How people feel about interacial dating
A Christian couple contemplating marriage must prayerfully and carefully consider the impact their marriage will have within their cultural context, their family relationships, future children and the society in which they live.
A loving Christian couple may accommodate well to many kinds of differences between themselves.
When Pew asked about the impact of interracial marriage on society, 43% of Americans said more intermarriage has been a change for the better.
Interracial relationships aren't a panacea to end racism, of course; nor can any type of relationship be over-generalized as better than another.
All couples contemplating marriage need to give thoughtful consideration to a variety of practical issues, some of which may have no clear Biblical imperative.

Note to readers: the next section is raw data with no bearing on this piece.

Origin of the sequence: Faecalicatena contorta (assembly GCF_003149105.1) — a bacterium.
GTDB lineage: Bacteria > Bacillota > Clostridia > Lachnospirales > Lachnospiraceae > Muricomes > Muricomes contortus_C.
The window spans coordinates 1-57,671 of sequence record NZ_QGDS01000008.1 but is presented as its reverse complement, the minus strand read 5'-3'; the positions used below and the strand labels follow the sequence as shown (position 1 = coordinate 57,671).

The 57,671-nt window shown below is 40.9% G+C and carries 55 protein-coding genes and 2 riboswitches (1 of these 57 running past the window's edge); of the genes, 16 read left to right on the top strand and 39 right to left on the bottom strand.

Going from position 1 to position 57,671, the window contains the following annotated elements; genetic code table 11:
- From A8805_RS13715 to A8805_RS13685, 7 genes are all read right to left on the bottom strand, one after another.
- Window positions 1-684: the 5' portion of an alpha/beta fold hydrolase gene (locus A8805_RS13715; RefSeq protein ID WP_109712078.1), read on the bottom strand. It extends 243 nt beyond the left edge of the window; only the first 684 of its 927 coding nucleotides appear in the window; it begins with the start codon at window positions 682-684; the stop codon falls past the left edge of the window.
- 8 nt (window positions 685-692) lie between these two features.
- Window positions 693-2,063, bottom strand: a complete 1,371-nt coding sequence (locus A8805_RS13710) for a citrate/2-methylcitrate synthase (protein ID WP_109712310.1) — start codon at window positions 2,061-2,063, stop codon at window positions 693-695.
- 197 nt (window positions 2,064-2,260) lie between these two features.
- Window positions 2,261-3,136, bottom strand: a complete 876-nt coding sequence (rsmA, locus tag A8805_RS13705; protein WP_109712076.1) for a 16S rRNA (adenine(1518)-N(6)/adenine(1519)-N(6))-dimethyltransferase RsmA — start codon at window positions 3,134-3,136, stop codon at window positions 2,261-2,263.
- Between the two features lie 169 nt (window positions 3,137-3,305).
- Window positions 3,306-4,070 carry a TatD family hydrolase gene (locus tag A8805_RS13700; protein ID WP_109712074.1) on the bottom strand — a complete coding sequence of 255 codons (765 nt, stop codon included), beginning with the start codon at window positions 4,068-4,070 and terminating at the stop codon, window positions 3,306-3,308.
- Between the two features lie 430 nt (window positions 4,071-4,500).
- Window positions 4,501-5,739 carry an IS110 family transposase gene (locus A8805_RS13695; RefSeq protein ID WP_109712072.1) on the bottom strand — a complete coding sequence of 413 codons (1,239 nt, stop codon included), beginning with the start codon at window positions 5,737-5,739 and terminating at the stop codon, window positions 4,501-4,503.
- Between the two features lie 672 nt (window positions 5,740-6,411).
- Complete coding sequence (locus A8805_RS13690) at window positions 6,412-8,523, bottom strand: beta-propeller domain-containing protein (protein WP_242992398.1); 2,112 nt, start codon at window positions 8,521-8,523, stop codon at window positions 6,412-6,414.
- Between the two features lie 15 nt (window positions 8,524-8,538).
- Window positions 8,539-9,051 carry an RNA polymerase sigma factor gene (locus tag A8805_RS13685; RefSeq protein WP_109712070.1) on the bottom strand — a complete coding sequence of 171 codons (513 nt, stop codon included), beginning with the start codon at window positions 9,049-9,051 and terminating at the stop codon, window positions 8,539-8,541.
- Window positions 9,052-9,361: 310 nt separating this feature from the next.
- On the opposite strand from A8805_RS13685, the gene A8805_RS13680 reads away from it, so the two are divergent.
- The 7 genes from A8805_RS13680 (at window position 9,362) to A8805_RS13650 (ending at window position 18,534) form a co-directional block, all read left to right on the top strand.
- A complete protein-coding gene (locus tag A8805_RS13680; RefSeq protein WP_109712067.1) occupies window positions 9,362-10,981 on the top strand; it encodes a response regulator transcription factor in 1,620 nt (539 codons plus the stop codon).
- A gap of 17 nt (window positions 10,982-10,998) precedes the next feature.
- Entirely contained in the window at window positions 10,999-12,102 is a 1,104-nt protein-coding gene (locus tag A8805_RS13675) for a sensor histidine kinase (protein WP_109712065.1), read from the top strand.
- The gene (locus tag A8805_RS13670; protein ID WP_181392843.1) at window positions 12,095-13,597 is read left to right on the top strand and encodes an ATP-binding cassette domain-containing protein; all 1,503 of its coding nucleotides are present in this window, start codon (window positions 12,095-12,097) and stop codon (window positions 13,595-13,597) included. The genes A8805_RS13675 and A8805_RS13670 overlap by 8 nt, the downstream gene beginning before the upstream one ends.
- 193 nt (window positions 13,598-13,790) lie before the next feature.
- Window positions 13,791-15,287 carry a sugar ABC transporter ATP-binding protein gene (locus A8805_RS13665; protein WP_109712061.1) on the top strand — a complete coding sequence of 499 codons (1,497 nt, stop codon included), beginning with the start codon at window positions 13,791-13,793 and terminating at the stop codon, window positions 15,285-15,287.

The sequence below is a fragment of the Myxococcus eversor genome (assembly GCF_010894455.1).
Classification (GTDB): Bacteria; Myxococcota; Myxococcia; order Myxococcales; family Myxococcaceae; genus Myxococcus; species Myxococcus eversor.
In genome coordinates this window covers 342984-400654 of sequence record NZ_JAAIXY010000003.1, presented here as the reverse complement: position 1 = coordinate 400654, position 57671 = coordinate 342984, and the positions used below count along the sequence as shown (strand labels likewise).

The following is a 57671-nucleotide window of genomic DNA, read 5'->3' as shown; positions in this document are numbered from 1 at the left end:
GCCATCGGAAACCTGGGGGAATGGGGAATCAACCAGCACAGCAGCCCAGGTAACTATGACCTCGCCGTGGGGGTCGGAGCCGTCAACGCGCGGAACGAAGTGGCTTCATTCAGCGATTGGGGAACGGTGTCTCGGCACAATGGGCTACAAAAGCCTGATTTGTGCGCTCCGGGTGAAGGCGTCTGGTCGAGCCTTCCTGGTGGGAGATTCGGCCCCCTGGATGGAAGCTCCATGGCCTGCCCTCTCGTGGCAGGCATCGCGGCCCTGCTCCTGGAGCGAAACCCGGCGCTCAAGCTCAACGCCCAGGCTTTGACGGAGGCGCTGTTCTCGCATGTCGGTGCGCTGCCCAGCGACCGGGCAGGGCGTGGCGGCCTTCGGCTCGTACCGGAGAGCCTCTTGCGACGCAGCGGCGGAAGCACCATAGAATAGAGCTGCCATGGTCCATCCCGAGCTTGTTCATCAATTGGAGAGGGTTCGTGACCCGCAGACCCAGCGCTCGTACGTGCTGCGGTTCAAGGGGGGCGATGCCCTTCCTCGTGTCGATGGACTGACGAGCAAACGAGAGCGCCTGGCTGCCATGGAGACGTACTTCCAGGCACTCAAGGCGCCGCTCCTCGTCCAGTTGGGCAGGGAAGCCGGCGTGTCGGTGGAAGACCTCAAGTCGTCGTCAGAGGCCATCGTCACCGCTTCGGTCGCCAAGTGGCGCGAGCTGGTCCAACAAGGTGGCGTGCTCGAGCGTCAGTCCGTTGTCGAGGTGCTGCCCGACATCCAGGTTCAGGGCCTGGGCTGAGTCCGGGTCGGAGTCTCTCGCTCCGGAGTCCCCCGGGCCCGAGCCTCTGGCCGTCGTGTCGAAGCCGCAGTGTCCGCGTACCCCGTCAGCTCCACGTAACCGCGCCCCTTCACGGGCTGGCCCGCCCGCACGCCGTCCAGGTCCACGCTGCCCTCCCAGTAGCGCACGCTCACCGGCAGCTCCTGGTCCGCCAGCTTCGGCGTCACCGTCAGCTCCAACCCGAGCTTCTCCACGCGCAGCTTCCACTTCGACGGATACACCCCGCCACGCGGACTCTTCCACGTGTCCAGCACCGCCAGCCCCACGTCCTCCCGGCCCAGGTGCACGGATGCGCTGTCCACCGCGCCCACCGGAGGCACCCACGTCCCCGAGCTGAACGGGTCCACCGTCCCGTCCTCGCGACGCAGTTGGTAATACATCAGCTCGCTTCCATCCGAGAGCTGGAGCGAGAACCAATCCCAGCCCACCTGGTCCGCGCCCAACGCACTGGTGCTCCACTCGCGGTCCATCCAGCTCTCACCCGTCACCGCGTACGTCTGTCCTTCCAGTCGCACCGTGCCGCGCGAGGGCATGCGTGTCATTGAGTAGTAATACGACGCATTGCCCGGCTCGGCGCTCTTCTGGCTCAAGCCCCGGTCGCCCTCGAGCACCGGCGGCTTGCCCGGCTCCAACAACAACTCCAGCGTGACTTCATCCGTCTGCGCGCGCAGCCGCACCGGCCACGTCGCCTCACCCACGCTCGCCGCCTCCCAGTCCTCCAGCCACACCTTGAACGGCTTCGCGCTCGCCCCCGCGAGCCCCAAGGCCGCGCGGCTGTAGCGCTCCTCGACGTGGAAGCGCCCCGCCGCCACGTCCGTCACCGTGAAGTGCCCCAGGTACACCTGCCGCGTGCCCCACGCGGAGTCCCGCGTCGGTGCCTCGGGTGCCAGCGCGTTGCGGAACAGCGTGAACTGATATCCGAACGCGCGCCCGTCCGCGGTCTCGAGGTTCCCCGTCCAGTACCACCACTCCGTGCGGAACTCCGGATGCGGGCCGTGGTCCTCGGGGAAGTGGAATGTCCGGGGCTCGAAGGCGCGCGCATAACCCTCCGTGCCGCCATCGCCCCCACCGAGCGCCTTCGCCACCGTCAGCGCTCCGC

Compare that with 1980, when less than 7% of new marriages took place between interracial couples and the share of overall marriages was just 3%. In 1987, Pew found that only 13% of Americans completely agreed that interracial dating was acceptable; that share grew to 56% in 2009.
However, there are cultural contexts where interracial marriage poses significant barriers to acceptance of the marriage and/or the children of the marriage.
Interracial marriages are becoming more common in many societies.
Notable fictional examples include Olivia and Fitz on while the persistent presence of Kim Kardashian and Kanye West on our magazine covers show how it's done in real life.
Of newlyweds in 2013, 37 percent of Asian women married someone who was not Asian, while only 16 percent of Asian men did so.